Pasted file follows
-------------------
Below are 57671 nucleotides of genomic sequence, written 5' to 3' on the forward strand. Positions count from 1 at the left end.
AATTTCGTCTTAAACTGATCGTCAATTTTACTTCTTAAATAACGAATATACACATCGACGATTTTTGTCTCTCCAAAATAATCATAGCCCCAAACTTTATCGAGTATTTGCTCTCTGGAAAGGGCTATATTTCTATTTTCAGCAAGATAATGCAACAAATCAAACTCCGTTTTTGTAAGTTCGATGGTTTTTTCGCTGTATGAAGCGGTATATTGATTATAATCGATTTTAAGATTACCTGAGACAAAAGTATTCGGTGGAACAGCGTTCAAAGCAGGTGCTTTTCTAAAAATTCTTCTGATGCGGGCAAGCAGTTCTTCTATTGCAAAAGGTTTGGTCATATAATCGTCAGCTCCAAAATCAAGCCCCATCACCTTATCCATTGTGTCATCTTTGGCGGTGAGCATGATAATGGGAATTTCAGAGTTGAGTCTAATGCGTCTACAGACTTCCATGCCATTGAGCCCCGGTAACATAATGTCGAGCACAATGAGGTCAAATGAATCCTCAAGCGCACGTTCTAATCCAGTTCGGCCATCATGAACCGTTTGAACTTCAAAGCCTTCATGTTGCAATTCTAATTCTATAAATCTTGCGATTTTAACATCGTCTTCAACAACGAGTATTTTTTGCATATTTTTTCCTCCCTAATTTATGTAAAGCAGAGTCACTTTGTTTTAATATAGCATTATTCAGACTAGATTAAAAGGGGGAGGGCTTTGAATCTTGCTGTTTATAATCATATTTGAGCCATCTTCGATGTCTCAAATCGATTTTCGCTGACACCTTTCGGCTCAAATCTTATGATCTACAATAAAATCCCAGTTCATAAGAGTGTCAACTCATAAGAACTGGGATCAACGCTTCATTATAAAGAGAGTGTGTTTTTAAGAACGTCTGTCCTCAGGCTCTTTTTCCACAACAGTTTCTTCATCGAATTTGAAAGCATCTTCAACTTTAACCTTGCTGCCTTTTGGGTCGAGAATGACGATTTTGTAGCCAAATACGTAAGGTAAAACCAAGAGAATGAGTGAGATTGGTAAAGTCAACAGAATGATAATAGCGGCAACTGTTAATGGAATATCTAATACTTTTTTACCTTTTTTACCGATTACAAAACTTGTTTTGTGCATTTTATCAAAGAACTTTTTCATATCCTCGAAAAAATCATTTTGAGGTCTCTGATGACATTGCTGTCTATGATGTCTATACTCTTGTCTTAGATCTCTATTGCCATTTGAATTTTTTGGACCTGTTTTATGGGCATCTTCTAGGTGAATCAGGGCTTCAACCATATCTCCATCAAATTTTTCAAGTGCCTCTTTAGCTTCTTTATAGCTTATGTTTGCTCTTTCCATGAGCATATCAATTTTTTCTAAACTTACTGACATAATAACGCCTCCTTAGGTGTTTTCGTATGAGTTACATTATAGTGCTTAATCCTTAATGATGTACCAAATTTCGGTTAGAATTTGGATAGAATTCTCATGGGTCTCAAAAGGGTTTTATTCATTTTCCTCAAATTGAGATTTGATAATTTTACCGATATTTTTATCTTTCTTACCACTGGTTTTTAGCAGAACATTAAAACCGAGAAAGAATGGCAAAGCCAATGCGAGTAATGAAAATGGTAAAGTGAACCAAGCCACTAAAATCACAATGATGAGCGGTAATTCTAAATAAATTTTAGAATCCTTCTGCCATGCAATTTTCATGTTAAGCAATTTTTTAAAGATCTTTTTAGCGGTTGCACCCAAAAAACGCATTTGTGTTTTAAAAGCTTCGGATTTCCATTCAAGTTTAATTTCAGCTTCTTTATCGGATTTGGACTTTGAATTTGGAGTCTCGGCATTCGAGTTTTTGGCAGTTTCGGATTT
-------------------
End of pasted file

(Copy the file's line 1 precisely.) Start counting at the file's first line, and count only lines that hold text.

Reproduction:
Below are 57671 nucleotides of genomic sequence, written 5' to 3' on the forward strand. Positions count from 1 at the left end.